Understanding Food Labels

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Have you read a food label lately?  Even if you know what all of the ingredients are, food labels can be misleading.  With the marketing of popular food trends, food labels with phrases like “organic,” “low-carb,” “trans-fat free” can make consumers feel like they’re making healthy food choices.  Kimberly Lord Stewart is the author of Eating Between the Lines: The Supermarket Shopper's Guide to the Truth Behind Food Labels.  She uncovers the facts behind some common misconceptions about food labels.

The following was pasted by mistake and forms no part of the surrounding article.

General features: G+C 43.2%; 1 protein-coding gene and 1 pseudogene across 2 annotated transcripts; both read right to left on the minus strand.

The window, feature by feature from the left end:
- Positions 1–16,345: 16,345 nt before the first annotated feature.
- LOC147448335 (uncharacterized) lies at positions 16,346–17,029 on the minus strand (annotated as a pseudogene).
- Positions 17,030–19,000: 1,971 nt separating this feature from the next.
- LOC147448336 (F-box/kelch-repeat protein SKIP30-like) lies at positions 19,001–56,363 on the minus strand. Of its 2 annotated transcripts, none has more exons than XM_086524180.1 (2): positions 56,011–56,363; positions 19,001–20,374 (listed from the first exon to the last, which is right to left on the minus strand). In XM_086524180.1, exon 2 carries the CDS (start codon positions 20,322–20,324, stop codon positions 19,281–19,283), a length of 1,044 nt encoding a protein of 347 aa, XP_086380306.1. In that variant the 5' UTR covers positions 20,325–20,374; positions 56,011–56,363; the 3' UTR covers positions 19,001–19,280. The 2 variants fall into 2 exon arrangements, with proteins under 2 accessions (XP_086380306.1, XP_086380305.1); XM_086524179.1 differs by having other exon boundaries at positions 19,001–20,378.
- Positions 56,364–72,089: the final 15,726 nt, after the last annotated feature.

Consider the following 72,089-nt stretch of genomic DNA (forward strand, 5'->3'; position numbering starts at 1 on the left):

Food label examples:  A 12 oz. can of soda has 9 ¾ teaspoons of sugar.  However, it’s labeled in grams because most people don’t know how to compute grams and it appears to have less sugar.  Did you know that orange pekoe tea is a leaf grade, not a type of tea?  The leaves must be handpicked from solely the youngest flower bud and the next two leaves.  Some teas are implied to be orange pekoe because they are labeled as “tips” – a blend of cut or crushed lower leaves with plucked top leaves.

Along with her book, Kimberly Lord Stewart is also editor-in-chief of Dining Out Magazine and regularly contributes to numerous publications such as Alternative Health, Better Nutrition, Eating Well and Vegetarian Times.